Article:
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Natural Adhesives Today - and Tomorrow

SpecialChem / Apr 9, 2008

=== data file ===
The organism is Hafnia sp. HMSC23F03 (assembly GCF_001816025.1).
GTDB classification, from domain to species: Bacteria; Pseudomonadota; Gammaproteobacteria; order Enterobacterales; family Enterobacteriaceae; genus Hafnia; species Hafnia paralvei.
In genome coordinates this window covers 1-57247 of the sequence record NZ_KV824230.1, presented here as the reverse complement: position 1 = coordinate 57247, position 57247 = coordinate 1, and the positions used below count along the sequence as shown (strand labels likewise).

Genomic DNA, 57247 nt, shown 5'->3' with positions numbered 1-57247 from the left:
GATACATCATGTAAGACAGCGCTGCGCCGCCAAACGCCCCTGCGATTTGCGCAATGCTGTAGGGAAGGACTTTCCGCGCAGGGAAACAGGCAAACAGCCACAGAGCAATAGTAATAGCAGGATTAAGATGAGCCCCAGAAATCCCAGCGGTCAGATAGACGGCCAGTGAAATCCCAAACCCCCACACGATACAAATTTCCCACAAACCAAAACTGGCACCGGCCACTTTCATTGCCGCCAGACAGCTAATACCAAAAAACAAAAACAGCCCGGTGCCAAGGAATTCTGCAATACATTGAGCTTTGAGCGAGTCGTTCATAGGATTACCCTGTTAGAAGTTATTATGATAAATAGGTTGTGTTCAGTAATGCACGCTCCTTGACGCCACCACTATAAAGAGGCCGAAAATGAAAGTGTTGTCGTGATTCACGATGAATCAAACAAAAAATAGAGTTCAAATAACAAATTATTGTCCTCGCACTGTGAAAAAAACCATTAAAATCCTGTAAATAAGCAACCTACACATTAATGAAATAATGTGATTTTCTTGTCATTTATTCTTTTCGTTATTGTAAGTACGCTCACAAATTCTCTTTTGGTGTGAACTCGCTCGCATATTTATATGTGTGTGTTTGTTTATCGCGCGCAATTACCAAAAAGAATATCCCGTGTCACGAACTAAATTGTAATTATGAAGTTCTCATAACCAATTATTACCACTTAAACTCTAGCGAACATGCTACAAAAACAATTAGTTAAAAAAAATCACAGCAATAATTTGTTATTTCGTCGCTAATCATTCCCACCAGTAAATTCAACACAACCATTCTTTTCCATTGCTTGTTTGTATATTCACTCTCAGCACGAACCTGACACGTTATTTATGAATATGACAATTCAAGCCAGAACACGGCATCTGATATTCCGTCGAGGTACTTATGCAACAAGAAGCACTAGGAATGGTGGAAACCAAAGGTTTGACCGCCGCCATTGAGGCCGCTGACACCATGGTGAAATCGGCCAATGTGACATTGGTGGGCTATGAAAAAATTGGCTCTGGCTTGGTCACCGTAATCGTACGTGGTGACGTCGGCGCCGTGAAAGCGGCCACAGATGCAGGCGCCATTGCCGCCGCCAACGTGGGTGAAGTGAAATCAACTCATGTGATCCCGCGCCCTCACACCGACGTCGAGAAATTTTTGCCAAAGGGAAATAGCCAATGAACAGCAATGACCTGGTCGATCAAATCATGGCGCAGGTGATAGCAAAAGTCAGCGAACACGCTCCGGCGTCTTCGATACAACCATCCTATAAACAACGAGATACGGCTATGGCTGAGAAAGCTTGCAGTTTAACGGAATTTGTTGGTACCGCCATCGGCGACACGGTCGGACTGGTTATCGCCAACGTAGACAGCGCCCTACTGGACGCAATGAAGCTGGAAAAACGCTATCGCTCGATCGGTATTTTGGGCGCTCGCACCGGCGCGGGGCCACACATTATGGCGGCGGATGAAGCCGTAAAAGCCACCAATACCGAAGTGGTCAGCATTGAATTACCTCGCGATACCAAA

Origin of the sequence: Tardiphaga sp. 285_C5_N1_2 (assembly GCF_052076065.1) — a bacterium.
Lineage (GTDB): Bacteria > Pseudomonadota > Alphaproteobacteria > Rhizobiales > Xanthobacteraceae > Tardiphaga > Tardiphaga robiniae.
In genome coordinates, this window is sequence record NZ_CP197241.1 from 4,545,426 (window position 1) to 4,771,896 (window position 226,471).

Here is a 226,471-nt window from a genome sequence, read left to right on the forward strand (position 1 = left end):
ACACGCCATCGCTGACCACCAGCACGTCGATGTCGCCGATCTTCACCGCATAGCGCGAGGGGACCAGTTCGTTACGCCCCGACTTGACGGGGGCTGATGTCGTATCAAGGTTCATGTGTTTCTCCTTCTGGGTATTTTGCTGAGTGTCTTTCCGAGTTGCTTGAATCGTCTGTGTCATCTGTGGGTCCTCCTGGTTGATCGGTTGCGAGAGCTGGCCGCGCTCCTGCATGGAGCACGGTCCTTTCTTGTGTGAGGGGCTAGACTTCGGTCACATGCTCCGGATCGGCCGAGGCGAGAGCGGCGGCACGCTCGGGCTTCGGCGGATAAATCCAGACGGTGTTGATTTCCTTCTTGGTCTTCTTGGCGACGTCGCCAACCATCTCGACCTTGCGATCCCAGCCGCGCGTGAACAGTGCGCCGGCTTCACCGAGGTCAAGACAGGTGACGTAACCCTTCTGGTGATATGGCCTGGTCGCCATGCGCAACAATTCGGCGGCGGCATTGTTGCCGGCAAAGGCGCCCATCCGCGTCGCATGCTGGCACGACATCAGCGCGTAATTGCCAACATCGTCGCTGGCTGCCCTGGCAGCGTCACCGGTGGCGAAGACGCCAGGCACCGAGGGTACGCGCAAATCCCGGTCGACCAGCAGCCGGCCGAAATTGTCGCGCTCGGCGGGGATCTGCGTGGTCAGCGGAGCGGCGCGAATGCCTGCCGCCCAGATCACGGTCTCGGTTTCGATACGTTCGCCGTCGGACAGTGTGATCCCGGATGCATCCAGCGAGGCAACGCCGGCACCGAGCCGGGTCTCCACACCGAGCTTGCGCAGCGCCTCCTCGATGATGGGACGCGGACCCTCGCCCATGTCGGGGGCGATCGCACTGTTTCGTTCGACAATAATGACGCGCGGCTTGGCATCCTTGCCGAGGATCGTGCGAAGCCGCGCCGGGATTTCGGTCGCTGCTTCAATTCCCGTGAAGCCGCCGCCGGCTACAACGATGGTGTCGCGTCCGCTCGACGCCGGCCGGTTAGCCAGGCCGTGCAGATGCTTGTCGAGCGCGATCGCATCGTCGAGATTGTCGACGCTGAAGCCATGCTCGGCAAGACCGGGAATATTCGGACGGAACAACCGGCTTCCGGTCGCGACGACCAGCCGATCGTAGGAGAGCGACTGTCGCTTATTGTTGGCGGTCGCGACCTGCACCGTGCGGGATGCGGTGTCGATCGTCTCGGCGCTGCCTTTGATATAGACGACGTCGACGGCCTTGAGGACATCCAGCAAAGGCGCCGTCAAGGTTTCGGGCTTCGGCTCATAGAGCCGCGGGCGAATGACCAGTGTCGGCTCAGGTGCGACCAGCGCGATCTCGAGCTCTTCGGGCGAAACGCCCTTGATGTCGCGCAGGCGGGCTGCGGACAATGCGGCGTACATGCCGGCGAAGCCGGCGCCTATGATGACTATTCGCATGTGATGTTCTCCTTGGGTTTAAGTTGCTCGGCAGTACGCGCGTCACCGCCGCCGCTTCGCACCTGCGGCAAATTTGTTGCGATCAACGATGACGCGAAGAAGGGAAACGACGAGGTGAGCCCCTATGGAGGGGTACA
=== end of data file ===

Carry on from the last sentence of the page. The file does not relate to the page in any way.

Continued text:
Natural formulations are a well known stalwart of the adhesive industry, with highly specified applications that include around 30 percent of the market for adhesives that do not use volatile solvents.1 Equally well known are the limits of natural adhesives, frequently including weak bonds and slow curing. During the 20th century advances in chemistry have brought a rapid expansion in the use of synthetic polymers in adhesives, but now interest in natural feedstocks is being renewed as "sustainability" becomes a watchword. Thankfully, the chemical lessons learnt in decades of polymer chemistry can now be applied to helping natural adhesives challenge their perceived limitations. Most natural adhesives don't cure by a crosslinking chemical reaction. Instead, they are complicated systems of entangled natural polymers made mobile and then allowed to set into a solid, cohesive layer. Bitumen adhesives are examples of this, with the basic bitumen feedstock itself being a mix of complex longer chain organic polymers and various shorter chains that can act as solvents.

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